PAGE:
Evaluating Nutrition Education in Under-Resourced Communities
We research Eat Better South Africa (EBSA)’s interventions that teach under-resourced communities about the dangers of excessive sugar and carbohydrate consumption.
Current Research Studies
Navigating possibilities and negotiating choice around food occupations for individuals on the LCHF diet who are at risk of worsening or developing type 2 diabetes mellitus in low income communities. (2021-)
Roshan Isaacs is a dedicated PhD researcher at The University of Cape Town. Roshan has received ethics approval for her upcoming project and will commence shortly with her study on Navigating possibilities and negotiating choice around food occupations for individuals on the Low-Carb High-Fat diet who are at risk of worsening or developing type 2 diabetes mellitus in low income communities.
LCHF or Banting diet has gained increasing popularity in recent years in South Africa. Many people may have chosen to be on this diet to prevent or mitigate the effects of type 2 diabetes mellitus (T2DM).
People from low income communities may be at particular risk of worsening or developing T2DM. Occupational therapy attempts to understand human occupation and what people do i.e. their occupations and whether what they do supports their health and wellbeing or not. Little is known of how individuals from low income communities navigate possibilities and negotiate choice with food occupations when on the LCHF diet. Placing this issue within a social, political and economic context, this research will attempt to respond to this question.
Behavioural and self-report measures of food choice in women who have taken part in a nutrition education program
Eat Better South Africa (EBSA), the community outreach branch of The Noakes Foundation aims to empower people from under-resourced communities to improve their health by making the best dietary choices available to them. EBSA has run several community nutrition education programs to teach women how to choose healthier foods. Most nutrition studies use diet assessment tools that require self-report e.g. Food Frequency Questionnaire (FFQ), food recall or food diaries. These measures may suffer from bias and noise due to participants’ inattention to what they eat, inability to recall fully and the lack of financial incentive for accuracy. We aimed to validate this FFQ measure with an incentivised behavioural decision task. We tested whether EBSA impacts participants’ food choice when a real decision with real products can be made.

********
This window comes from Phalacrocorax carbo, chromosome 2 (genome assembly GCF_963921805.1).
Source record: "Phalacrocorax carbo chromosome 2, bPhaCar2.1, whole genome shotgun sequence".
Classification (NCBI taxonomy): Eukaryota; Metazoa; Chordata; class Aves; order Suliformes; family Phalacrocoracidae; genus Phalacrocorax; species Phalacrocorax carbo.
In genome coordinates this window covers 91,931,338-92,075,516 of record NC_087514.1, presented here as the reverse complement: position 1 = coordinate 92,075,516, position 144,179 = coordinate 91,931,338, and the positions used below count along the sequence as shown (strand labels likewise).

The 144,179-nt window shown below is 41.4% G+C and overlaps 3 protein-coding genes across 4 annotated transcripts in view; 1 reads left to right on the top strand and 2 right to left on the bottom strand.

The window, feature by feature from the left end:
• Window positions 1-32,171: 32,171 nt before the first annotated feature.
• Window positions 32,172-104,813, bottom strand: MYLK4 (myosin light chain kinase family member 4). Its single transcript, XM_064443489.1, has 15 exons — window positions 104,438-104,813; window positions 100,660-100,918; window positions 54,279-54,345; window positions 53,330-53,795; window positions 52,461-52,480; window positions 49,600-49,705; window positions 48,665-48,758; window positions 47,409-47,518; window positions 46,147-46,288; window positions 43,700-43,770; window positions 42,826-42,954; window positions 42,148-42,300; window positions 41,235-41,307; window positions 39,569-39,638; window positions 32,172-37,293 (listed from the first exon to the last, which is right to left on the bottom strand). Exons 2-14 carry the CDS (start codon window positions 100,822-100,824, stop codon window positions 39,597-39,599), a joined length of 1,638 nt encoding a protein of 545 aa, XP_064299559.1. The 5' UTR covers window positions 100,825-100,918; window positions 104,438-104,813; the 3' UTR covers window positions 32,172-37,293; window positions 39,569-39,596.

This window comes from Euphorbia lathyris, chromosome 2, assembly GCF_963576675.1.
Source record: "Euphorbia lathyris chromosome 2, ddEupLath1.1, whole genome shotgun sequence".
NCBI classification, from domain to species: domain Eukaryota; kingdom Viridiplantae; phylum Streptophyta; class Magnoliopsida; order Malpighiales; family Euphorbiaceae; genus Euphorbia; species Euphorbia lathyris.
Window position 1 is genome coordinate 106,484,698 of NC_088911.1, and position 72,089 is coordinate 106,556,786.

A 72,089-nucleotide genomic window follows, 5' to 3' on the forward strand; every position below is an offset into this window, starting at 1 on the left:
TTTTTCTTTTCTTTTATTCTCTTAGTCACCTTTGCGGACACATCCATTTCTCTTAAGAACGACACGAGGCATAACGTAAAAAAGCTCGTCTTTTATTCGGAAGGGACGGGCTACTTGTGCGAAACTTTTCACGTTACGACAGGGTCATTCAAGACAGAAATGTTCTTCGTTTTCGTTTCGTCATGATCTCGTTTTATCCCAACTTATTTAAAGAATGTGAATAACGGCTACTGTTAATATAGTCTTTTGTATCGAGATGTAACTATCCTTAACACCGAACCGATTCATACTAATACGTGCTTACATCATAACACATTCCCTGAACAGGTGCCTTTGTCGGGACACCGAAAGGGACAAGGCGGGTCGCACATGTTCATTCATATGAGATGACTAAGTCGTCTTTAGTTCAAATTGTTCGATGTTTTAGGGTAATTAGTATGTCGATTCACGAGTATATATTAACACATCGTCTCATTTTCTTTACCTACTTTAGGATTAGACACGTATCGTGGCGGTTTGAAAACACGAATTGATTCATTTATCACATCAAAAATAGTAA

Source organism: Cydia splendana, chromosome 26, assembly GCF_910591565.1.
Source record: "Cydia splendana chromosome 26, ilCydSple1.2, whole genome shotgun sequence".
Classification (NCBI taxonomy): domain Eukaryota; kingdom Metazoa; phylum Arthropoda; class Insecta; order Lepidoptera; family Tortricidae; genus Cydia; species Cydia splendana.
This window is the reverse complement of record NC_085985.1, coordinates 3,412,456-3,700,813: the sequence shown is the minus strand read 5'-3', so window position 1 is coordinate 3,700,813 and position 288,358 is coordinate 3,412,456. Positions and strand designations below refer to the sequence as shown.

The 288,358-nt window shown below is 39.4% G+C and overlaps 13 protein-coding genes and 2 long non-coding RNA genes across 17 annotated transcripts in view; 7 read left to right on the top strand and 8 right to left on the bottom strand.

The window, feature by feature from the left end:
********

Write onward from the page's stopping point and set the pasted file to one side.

Effect of a low-carbohydrate nutrition education program on dietary choices and metabolic health in women from low-income South African communities.
Overconsumption of sugar, refined carbohydrates and poor quality oils, increases the risk for developing chronic diseases such as obesity, type 2 diabetes and cardiovascular disease. Families from poor communities are often forced to eat these harmful nutrients due to a lack of nutrition education, or because they cannot afford or don’t know how to access healthy foods. While poverty is an important barrier to health and education for both men and women, in South Africa, it tends to yield a higher burden on women. Eat Better South Africa (EBSA), the community outreach branch of The Noakes Foundation aims to empower people from under-resourced communities to improve their health by making the best dietary choices available to them. EBSA runs nutrition education programs which last around 6 weeks and promotes LCHF diets to prevent or treat metabolic conditions. The recommended diet mostly focuses on the reduction of simple sugars, refined carbs and oils, and processed junk food and encourages consumptions of affordable vegetables, fish, meats, and food that contain healthy fats such as nuts and avocados. Participants also join an online instant messaging group where they can ask questions and share motivation with each other and the EBSA team.